Chance for heart attack increases during holidays, here’s why

Dec 12, 2022, 6:00 PM | Updated: Dec 13, 2022, 8:05 am
The chance that somebody may have a heart attack or stroke, especially those who are at risk, is gr...
Ethnie Wright tries to shovel snow as one of her puppies, Leo, jumps in front of the shovel in Sandy on Friday, Dec. 2, 2022. (Scott G Winterton, Deseret News)
(Scott G Winterton, Deseret News)

SALT LAKE CITY — There are a few days around the holidays when people are more prone to have a heart attack. They are Christmas Day, the day after Christmas, and New Year’s Day. And the American Heart Association says cardiovascular conditions increase in general after Thanksgiving and that their peak time is around the New Year.

“More than any other time of the year,” said Richard Ferguson, Chief Medical Officer of Health Choice Utah, and the Founder of Black Physicians of Utah.

He cites overindulging in food and alcohol is partly to blame for the increase in heart attacks and strokes. And inattention is another possible factor.

“Because of stress, dealing with family, finances, ‘oh I have to get this present,’ ‘oh I have to finish this work deadline,’ we are sometimes more dismissive of complaints that our body may be telling us,” Ferguson said.

Those in winter climates during holidays also at higher risk of heart attack

For some, winter and winter activities are welcome reprieves from the heat of summer. But being outside in winter has the heart working harder to keep us warm. It has to pump harder because blood vessels are restricted by the cold. This can cause your heart rate to increase, as well as your blood pressure.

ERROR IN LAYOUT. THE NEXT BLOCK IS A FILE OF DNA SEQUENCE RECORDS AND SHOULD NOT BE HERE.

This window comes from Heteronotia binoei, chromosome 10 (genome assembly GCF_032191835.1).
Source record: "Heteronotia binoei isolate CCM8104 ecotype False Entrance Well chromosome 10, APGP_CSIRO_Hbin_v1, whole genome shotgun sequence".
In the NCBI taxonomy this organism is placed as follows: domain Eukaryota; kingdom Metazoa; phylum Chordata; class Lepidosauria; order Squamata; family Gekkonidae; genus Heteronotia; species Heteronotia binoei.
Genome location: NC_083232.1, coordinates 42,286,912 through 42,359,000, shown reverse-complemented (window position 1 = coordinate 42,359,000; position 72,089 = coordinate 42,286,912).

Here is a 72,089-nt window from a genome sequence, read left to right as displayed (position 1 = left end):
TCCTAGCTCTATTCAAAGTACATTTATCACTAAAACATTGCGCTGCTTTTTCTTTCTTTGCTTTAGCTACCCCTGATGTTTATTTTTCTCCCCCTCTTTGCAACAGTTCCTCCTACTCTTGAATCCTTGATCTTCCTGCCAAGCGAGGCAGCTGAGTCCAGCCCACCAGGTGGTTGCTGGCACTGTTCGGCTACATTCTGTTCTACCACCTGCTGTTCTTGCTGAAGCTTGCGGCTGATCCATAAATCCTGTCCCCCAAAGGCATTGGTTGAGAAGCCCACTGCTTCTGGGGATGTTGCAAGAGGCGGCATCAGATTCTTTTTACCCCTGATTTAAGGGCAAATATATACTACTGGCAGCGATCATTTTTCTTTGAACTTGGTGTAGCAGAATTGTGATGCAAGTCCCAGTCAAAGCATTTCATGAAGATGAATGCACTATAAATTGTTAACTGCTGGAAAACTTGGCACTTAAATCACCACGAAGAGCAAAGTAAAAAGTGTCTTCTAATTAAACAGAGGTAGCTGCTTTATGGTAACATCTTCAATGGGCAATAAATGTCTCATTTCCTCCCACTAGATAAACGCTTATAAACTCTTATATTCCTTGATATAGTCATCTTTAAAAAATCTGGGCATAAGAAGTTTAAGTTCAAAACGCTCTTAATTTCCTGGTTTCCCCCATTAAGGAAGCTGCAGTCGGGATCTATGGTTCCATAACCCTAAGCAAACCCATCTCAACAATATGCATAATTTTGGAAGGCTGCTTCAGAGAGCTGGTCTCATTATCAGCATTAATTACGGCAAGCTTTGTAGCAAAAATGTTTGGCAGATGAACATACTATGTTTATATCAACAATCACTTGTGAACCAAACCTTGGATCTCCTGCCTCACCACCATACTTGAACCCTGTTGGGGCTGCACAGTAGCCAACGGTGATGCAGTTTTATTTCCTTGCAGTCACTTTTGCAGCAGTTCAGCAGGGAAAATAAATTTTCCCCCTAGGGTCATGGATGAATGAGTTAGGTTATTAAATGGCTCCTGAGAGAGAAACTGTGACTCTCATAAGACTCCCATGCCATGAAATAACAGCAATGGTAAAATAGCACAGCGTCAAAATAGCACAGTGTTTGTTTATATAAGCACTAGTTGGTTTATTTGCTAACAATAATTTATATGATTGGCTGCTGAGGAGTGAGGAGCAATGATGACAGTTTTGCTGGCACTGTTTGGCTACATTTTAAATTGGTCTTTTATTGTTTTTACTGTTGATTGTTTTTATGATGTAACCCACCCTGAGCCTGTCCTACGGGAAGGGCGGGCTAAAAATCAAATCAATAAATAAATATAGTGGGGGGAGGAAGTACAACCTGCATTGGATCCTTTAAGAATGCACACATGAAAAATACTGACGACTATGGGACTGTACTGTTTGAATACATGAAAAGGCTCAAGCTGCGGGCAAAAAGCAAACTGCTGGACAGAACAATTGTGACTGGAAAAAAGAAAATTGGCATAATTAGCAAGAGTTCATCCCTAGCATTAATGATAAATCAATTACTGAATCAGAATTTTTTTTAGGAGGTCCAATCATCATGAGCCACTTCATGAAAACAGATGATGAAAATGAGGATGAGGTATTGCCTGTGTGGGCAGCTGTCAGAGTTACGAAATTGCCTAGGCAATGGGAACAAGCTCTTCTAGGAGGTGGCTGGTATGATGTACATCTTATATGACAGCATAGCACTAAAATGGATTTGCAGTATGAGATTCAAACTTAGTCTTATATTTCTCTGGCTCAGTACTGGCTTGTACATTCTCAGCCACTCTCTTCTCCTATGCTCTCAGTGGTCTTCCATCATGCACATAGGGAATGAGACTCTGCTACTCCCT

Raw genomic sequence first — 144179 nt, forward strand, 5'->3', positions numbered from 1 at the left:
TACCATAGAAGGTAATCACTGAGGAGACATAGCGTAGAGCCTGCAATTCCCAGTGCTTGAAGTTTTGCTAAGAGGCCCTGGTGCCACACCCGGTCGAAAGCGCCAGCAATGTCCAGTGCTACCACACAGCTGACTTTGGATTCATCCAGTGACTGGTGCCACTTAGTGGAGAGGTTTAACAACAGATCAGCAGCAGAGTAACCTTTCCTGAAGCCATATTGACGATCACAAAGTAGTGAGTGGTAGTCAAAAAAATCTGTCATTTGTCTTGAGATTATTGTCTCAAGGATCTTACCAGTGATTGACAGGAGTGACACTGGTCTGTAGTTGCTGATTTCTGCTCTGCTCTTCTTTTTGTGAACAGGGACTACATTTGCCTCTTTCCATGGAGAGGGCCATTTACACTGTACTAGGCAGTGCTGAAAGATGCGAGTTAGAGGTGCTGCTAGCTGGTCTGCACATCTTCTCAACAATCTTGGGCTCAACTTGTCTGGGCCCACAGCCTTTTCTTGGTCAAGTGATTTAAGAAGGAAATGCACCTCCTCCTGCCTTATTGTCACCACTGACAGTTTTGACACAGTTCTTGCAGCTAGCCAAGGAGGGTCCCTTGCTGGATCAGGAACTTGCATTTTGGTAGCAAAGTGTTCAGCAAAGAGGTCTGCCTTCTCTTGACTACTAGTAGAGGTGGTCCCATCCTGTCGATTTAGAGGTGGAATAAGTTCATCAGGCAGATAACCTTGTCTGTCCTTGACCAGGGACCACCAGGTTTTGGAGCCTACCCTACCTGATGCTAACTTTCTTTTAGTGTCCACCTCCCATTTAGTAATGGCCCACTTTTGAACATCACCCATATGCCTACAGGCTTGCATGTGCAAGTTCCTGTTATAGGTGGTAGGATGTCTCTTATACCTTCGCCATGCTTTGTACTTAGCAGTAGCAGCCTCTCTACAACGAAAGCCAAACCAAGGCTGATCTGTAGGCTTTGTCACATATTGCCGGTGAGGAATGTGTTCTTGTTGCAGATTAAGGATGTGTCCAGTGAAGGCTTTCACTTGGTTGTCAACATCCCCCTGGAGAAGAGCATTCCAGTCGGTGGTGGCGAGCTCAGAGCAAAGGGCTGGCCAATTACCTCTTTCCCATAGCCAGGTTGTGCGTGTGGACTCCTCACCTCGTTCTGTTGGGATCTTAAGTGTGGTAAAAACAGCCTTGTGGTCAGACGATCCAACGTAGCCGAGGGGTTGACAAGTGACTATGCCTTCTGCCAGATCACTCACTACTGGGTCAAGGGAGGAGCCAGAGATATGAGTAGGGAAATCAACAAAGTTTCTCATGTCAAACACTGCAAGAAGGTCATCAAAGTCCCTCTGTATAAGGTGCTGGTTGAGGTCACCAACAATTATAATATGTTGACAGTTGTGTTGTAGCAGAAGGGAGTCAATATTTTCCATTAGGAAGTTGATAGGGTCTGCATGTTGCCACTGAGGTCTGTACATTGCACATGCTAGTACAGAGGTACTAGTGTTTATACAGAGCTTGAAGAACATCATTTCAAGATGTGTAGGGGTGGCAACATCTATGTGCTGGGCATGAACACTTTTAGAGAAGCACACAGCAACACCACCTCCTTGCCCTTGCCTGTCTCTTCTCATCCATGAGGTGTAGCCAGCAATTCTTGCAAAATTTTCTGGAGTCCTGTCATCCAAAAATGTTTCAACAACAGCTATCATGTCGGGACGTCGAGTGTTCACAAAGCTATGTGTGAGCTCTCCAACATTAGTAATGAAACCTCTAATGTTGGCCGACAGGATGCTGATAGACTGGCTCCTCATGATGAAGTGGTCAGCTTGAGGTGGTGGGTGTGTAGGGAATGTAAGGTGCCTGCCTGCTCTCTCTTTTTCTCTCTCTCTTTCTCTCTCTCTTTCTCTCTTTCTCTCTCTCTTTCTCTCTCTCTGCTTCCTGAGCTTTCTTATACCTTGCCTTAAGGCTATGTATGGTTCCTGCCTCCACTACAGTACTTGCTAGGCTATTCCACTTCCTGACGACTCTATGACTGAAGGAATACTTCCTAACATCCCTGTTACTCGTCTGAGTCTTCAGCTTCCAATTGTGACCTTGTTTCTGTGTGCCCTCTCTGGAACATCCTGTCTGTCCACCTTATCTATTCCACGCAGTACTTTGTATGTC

“In this winter time frame, if you have a family member, or even yourself, if you notice you have chest discomfort, lightheadedness, sudden nausea, discomfort or pain in your arm or over your shoulder, and then associated shortness of breath, you need to seek emergency care,” Ferguson told KSL NewsRadio.

Other signs, or ‘is that indigestion?’

If there are a lot of food celebrations in your near future it’s wise to know the difference between indigestion and a possible sign of heart trouble. “If it seems like indigestion that is sudden, it’s strikingly more painful,” Ferguson said, that could be a sign to seek help.

For women, a sign that their heart is struggling may come in the form of mid-upper back pain. “It won’t involve your chest at all. So if you’re sitting there and you’re a woman, often over 40, and you’re starting to have mid back pain and you didn’t shovel the driveway … that’s something that I would not ignore.”

It doesn’t happen all at once

A reminder about heart health around the holidays can’t ward off a heart attack or stroke. In other words, a warning about overindulging in food on Monday won’t necessarily stop a heart attack that happens on Tuesday.  Ferguson said the real gist of heart health is knowing where your baseline is.

“Hypertension [is] in over half the adult population, which means many are undiagnosed,” he said. “So it’s really about our baseline unhealthy behavior preceding the holidays.”

But there are actions we take or don’t take during the holidays that can spur our cardiovascular system to heart attack or stroke. Like experiencing stress about the holidays, or missing a doctor’s appointment because of other plans, or even skipping the gym because something else has come up. These can all negatively impact our health, particularly around the holiday season.

Suggestions for staying healthy, avoiding heart attacks during holidays

The keys to staying healthy around the holidays are knowing your symptoms, celebrating in moderation, planning for self-care, and reducing stress. Another big one for Dr. Ferguson is to keep exercising.

“The American Heart Association recommends 150 minutes a week. We cut back way too much on that during the holidays.”

Related reading: Heart failure deaths on the rise in younger US adults, researchers say

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Chance for heart attack increases during holidays, here’s why